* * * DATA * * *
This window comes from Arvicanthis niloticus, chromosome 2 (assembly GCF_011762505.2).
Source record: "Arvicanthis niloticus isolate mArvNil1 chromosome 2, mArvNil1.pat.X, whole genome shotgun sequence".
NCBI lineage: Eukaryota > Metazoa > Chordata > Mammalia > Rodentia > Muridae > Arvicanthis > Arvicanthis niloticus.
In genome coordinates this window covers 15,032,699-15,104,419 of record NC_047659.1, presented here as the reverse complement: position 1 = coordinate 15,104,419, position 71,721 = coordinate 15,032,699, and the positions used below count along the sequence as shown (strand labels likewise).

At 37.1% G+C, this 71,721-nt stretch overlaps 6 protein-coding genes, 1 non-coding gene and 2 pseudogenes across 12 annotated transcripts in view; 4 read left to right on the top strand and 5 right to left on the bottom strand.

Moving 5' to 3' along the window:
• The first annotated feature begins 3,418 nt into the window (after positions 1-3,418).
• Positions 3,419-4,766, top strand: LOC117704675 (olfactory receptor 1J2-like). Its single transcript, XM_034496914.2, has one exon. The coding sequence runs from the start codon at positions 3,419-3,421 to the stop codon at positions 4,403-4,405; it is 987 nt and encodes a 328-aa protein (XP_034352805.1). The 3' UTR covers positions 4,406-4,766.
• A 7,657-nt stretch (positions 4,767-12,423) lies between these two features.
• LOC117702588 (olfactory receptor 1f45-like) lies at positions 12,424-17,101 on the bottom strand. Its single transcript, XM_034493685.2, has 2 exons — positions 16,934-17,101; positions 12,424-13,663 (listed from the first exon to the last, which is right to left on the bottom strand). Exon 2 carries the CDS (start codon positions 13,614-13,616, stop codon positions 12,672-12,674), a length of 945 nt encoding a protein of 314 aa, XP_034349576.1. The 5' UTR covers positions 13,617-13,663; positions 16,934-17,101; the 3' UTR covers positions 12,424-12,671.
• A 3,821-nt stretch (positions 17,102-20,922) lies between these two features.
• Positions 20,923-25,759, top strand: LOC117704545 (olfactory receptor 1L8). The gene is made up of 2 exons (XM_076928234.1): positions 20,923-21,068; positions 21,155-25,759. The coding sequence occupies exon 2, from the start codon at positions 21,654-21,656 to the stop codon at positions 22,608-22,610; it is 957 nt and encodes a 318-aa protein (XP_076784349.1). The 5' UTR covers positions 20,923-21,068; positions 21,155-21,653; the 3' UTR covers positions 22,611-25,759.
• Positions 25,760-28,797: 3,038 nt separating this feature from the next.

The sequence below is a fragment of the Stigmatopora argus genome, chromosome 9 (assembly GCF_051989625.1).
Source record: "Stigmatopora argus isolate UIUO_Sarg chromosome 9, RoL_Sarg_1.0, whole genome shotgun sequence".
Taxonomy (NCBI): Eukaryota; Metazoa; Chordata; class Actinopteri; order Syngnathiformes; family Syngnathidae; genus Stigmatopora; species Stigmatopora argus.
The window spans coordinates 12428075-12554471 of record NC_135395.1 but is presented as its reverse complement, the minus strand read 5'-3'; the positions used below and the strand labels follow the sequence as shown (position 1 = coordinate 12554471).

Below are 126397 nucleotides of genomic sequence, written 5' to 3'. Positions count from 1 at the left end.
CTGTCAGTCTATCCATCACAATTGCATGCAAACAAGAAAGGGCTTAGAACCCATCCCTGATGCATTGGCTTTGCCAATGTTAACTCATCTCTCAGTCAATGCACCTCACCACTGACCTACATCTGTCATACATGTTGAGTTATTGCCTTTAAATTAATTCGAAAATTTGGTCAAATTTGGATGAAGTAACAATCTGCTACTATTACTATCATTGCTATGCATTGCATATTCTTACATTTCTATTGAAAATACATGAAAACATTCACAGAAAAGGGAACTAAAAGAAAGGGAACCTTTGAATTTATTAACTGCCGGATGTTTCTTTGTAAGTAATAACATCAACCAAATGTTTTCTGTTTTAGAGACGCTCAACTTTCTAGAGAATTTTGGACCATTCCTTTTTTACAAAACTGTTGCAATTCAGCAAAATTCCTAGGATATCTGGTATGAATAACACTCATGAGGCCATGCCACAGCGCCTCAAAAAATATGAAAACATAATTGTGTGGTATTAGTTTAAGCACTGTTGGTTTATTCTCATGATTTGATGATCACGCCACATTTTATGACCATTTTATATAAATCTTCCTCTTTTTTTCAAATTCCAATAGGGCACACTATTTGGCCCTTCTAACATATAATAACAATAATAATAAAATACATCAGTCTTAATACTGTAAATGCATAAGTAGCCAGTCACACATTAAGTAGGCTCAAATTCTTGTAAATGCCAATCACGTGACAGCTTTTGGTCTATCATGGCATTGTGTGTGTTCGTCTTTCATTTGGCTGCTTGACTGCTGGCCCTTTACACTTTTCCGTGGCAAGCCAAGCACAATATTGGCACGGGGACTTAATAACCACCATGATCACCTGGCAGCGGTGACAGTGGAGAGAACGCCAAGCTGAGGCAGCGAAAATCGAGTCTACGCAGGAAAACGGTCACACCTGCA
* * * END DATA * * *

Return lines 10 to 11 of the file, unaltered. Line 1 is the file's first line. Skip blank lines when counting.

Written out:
• LOC117702588 (olfactory receptor 1f45-like) lies at positions 12,424-17,101 on the bottom strand. Its single transcript, XM_034493685.2, has 2 exons — positions 16,934-17,101; positions 12,424-13,663 (listed from the first exon to the last, which is right to left on the bottom strand). Exon 2 carries the CDS (start codon positions 13,614-13,616, stop codon positions 12,672-12,674), a length of 945 nt encoding a protein of 314 aa, XP_034349576.1. The 5' UTR covers positions 13,617-13,663; positions 16,934-17,101; the 3' UTR covers positions 12,424-12,671.
• A 3,821-nt stretch (positions 17,102-20,922) lies between these two features.